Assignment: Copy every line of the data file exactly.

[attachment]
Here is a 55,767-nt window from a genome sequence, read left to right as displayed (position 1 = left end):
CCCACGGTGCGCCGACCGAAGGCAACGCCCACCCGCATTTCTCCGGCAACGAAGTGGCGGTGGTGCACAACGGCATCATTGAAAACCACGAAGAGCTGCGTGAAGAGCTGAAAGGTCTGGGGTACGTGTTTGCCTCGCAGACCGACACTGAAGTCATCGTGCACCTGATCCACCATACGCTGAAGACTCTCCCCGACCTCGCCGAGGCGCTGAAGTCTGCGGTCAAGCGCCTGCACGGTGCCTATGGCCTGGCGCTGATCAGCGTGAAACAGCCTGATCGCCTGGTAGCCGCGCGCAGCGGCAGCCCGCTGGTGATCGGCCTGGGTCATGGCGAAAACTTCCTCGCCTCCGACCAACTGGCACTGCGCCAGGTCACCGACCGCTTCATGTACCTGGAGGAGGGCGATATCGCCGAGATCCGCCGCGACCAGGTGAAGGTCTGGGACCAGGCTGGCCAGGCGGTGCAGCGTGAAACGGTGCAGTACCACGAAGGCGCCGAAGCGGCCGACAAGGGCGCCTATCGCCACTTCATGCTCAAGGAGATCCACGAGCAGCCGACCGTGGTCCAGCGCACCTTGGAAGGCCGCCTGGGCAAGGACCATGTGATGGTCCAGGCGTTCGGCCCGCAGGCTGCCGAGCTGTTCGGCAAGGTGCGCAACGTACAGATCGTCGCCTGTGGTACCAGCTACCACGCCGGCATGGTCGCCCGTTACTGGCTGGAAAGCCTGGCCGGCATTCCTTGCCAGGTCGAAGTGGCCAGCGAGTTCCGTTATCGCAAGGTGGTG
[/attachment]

Here is a 55,767-nt window from a genome sequence, read left to right as displayed (position 1 = left end):
CCCACGGTGCGCCGACCGAAGGCAACGCCCACCCGCATTTCTCCGGCAACGAAGTGGCGGTGGTGCACAACGGCATCATTGAAAACCACGAAGAGCTGCGTGAAGAGCTGAAAGGTCTGGGGTACGTGTTTGCCTCGCAGACCGACACTGAAGTCATCGTGCACCTGATCCACCATACGCTGAAGACTCTCCCCGACCTCGCCGAGGCGCTGAAGTCTGCGGTCAAGCGCCTGCACGGTGCCTATGGCCTGGCGCTGATCAGCGTGAAACAGCCTGATCGCCTGGTAGCCGCGCGCAGCGGCAGCCCGCTGGTGATCGGCCTGGGTCATGGCGAAAACTTCCTCGCCTCCGACCAACTGGCACTGCGCCAGGTCACCGACCGCTTCATGTACCTGGAGGAGGGCGATATCGCCGAGATCCGCCGCGACCAGGTGAAGGTCTGGGACCAGGCTGGCCAGGCGGTGCAGCGTGAAACGGTGCAGTACCACGAAGGCGCCGAAGCGGCCGACAAGGGCGCCTATCGCCACTTCATGCTCAAGGAGATCCACGAGCAGCCGACCGTGGTCCAGCGCACCTTGGAAGGCCGCCTGGGCAAGGACCATGTGATGGTCCAGGCGTTCGGCCCGCAGGCTGCCGAGCTGTTCGGCAAGGTGCGCAACGTACAGATCGTCGCCTGTGGTACCAGCTACCACGCCGGCATGGTCGCCCGTTACTGGCTGGAAAGCCTGGCCGGCATTCCTTGCCAGGTCGAAGTGGCCAGCGAGTTCCGTTATCGCAAGGTGGTG